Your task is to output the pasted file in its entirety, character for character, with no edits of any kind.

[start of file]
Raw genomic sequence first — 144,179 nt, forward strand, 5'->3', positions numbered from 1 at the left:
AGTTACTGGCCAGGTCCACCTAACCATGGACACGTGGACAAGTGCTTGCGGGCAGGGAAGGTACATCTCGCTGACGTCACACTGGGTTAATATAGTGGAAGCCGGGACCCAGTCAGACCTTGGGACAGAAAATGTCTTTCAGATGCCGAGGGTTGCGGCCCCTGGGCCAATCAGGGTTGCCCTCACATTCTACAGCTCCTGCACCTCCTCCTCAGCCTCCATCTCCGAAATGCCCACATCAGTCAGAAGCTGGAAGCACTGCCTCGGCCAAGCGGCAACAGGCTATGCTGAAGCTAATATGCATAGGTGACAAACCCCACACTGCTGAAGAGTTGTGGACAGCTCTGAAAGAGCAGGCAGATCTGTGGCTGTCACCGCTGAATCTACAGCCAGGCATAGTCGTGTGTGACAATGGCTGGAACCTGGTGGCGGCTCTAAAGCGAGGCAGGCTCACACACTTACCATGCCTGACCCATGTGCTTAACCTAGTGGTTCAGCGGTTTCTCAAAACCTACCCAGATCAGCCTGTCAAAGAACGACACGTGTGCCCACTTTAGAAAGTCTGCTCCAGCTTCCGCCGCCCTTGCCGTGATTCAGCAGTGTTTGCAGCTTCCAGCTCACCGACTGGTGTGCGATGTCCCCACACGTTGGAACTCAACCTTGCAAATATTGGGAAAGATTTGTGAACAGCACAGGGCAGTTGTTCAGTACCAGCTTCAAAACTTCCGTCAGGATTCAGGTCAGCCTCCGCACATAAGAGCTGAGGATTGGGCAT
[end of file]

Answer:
Raw genomic sequence first — 144,179 nt, forward strand, 5'->3', positions numbered from 1 at the left:
AGTTACTGGCCAGGTCCACCTAACCATGGACACGTGGACAAGTGCTTGCGGGCAGGGAAGGTACATCTCGCTGACGTCACACTGGGTTAATATAGTGGAAGCCGGGACCCAGTCAGACCTTGGGACAGAAAATGTCTTTCAGATGCCGAGGGTTGCGGCCCCTGGGCCAATCAGGGTTGCCCTCACATTCTACAGCTCCTGCACCTCCTCCTCAGCCTCCATCTCCGAAATGCCCACATCAGTCAGAAGCTGGAAGCACTGCCTCGGCCAAGCGGCAACAGGCTATGCTGAAGCTAATATGCATAGGTGACAAACCCCACACTGCTGAAGAGTTGTGGACAGCTCTGAAAGAGCAGGCAGATCTGTGGCTGTCACCGCTGAATCTACAGCCAGGCATAGTCGTGTGTGACAATGGCTGGAACCTGGTGGCGGCTCTAAAGCGAGGCAGGCTCACACACTTACCATGCCTGACCCATGTGCTTAACCTAGTGGTTCAGCGGTTTCTCAAAACCTACCCAGATCAGCCTGTCAAAGAACGACACGTGTGCCCACTTTAGAAAGTCTGCTCCAGCTTCCGCCGCCCTTGCCGTGATTCAGCAGTGTTTGCAGCTTCCAGCTCACCGACTGGTGTGCGATGTCCCCACACGTTGGAACTCAACCTTGCAAATATTGGGAAAGATTTGTGAACAGCACAGGGCAGTTGTTCAGTACCAGCTTCAAAACTTCCGTCAGGATTCAGGTCAGCCTCCGCACATAAGAGCTGAGGATTGGGCAT